There are no laptops at meetings in the Pentagon. There are no whiteboards, either. No connectivity, and almost no diversity. I love the Navy and Marine Corps, but as a civilian executive, this 1950s environment is what exasperated me most about working there. These problems damage the speed and quality of our military planning and decision­making. If we don’t correct them soon, we will jeopardize our national security.

Take connectivity. Even though my office was in the E-Ring, the cynosure of American military power, I had no Wi-Fi access. To call someone, I had to use a hard line. To access the internet, I had to jack my computer into the wall. This was not the result of heightened security—my office, like most of those in the building, was a declassified space—but because there’s simply no cell phone connectivity in most parts of the building. My IT team put an internet booster right outside my office—it still didn’t work. If I needed to use my cell phone, I could either hover by the one good hot spot a few feet from the secretary of the Navy’s office, or walk 10 minutes down to the building’s open courtyard, which gets a decent signal. There, rain or shine, you could find hundreds of Pentagon employees trying to use their phones. During the pandemic, I’ve had much greater connectivity working at home on my civilian network than I did when in the building that controls the most powerful and technologically advanced armed force in the world.



John Kroger is a Marine Corps veteran and former college president and attorney general of Oregon. He served as chief learning officer of the US Navy and Marine Corps from 2019 to 2020.

At the Pentagon, I couldn’t place calls or check email unless I was physically in my office. This was often impossible, as I had many meetings in far-flung parts of the building. So I was generally not connected continuously to colleagues during the day, and had to catch up on messages after hours. This is true for virtually everyone in the building. Work flows at a glacial pace. If there was an emergency, my staff couldn’t notify me unless I was in my office. We didn’t even have pagers, so if something needed immediate attention, a staff member who monitored my phone and email had to come locate me among the Pentagon’s 6.5 million square feet.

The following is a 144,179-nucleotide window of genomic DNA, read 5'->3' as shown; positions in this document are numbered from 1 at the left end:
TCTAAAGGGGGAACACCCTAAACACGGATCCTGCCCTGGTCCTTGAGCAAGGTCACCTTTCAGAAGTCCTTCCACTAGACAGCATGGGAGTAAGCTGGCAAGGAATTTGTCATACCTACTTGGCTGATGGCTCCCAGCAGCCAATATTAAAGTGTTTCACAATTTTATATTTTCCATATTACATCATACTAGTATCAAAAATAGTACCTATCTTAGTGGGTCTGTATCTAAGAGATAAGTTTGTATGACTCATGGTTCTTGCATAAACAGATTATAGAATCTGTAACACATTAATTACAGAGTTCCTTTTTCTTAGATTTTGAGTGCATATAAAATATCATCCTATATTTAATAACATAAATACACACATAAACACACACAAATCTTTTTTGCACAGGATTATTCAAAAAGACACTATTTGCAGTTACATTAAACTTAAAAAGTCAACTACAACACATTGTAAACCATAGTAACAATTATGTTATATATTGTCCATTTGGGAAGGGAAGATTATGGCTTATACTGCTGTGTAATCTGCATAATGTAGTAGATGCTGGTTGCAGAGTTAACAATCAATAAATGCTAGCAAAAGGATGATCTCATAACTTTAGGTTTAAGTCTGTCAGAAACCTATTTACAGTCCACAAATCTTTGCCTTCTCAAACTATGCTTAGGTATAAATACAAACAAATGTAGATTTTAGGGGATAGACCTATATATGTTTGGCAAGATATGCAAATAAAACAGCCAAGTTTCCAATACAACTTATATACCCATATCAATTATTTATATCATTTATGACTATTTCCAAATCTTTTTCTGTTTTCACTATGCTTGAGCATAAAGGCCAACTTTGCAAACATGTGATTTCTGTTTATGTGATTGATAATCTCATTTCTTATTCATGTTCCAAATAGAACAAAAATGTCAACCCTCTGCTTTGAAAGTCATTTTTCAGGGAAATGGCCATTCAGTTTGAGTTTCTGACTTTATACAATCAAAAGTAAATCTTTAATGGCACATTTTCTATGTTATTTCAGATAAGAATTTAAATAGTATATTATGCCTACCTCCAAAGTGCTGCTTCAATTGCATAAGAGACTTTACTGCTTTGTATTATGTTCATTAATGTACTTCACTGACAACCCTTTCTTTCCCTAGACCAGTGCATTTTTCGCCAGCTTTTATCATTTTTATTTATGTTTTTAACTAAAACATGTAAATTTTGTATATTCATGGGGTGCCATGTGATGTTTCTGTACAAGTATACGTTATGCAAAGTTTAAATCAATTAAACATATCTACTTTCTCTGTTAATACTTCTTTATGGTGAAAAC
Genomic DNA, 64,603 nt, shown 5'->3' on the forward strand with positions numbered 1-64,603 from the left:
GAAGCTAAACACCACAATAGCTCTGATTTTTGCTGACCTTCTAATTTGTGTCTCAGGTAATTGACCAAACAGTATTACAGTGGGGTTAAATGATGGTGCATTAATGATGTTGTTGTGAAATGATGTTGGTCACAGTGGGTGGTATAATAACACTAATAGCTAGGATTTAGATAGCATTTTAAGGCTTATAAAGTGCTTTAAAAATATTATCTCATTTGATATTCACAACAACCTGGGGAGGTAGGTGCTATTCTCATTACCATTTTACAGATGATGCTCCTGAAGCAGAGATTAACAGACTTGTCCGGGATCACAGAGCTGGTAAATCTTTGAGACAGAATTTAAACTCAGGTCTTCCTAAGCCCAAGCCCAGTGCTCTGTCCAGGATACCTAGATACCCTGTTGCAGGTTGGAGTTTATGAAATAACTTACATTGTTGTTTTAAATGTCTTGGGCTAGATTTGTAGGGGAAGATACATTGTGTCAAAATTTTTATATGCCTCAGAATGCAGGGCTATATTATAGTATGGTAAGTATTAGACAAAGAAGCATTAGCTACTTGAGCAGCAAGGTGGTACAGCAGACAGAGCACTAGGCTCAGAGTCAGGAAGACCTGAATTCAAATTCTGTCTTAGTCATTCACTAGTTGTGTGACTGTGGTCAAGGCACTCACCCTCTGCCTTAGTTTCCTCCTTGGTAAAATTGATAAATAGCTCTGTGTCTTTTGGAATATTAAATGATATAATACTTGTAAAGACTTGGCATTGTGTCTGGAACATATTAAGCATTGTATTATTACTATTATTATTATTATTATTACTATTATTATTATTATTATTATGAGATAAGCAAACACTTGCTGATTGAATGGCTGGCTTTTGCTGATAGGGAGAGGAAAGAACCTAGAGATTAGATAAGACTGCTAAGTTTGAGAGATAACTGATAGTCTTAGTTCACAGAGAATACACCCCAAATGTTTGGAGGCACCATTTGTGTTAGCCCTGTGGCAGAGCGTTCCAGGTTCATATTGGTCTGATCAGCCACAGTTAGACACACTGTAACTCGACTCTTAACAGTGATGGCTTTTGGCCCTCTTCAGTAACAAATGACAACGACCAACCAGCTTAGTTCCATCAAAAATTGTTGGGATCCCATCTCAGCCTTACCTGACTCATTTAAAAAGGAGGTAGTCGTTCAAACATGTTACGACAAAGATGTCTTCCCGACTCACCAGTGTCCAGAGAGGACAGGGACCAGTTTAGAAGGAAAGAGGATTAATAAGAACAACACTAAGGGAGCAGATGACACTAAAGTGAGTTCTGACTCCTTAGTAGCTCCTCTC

Meetings, “briefings” in Pentagon parlance, are also a case study in inefficiency. Like clockwork, the briefing team presents, and the senior leader in the room listens and asks questions. The rest of the staff remain silent. Instead of interjecting their own questions or raising alternative points of view, they’re encouraged to “stay in their own lane.” The purpose of many of these meetings is not to make a decision, but to “update leaders on progress.” There are no whiteboards, no thinking out loud, and usually no analysis. Almost everything is scripted.

These briefings are all presented with PowerPoint, which some observers have described as a cancer eating away at the US military. By relying on stale slides, we focus on small numbers of carefully selected data points, simple assertions, and bullet-point plans. Nuance and complexity dissolve. Since our conference rooms too have no connectivity, no one brings a computer. Slide decks are not viewed on screens but printed on paper and distributed by hand, with people taking notes with pens and pencils. No one can pull up data to question the assumptions, facts, or conclusions being presented. Everyone is stuck discussing the information the briefers brought to the table, whether it is accurate or not.

Even more uniform, and perhaps most alarming of all, is who’s in the room. The Pentagon’s lack of diversity is jarring. Right now, in the Department of the Navy, the secretary, undersecretary, all three assistant secretaries, the chief and vice chief of Naval Operations, the commandant and assistant commandant of the Marine Corps, the sergeant major of the Marine Corps, the master chief petty officer of the Navy, the chief information officer, and the chief management officer are all white, and all but two of them are male. In my senior-level meetings, roughly 95 percent of the participants were white, 90 percent men. If you believe diversity of experience and perspective improves decisionmaking, this should worry you.